“First off, I was doing it for the team,” Pafumi said. “I wanted to win for the team. But I also knew that I wanted to face the good competition. He’s ranked No. 2 in the state at 195. I hadn’t really wrestled any of the top kids lately. I had to see where I stood.”
Pafumi didn’t mind being at the disadvantage.
“I didn’t mind the weight difference at all,” Pafumi said. “It was going to be like wrestling with a backpack on. But it didn’t mess with my head at all and it didn’t scare me at all.”
Pafumi went out and defeated McMullen, 3-1, in triple overtime in an epic battle. And the victory helped to give the Marauders a 42-16 team victory that sealed the Marauders’ fifth straight team title in the Hudson County Duals.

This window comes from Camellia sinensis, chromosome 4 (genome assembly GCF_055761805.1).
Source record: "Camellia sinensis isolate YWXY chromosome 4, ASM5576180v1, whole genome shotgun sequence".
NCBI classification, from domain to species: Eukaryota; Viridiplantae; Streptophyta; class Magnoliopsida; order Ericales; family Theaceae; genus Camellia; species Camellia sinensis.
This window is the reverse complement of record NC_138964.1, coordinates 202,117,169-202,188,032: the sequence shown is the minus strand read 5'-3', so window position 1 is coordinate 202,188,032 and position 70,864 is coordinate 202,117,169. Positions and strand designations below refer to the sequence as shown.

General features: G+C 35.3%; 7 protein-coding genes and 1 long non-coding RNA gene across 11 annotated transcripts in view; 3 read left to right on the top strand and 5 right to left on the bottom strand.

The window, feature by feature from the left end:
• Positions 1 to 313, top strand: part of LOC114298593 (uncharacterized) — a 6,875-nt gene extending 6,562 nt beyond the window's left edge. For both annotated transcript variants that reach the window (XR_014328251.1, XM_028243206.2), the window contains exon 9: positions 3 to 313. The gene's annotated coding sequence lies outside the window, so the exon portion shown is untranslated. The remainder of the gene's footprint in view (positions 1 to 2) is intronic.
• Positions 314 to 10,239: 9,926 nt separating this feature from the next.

For his efforts, Pafumi has been selected as The Hudson Reporter Athlete of the Week for the past week.
“I had faith in him,” Verdi said. “He would definitely do anything for the team if I asked him. He’s a captain on this team for a reason. He’s a great leader and he helps to pull the others through the grind. He needed a good match, not just physically, but mentally. I think this was good for him moving forward.”
“It was exciting to win and it feels good,” said Pafumi, who increased his record to 23-1 with the win. “It really helps me out mentally, but to be honest, it’s just another step in the road. I’m proud of myself and I’m glad to have experienced it, but I want to go further. I’m trying not to over think it, but I’m ready for it. I’m going to try to win it.”
Pafumi has another goal in mind before he heads on his final sojourn to Atlantic City. The Marauders are the top seed in the upcoming NJSIAA Non-Public A state sectionals and Pafumi would like nothing more than to give the Marauders a state team title before the individual tournaments start in a few weeks.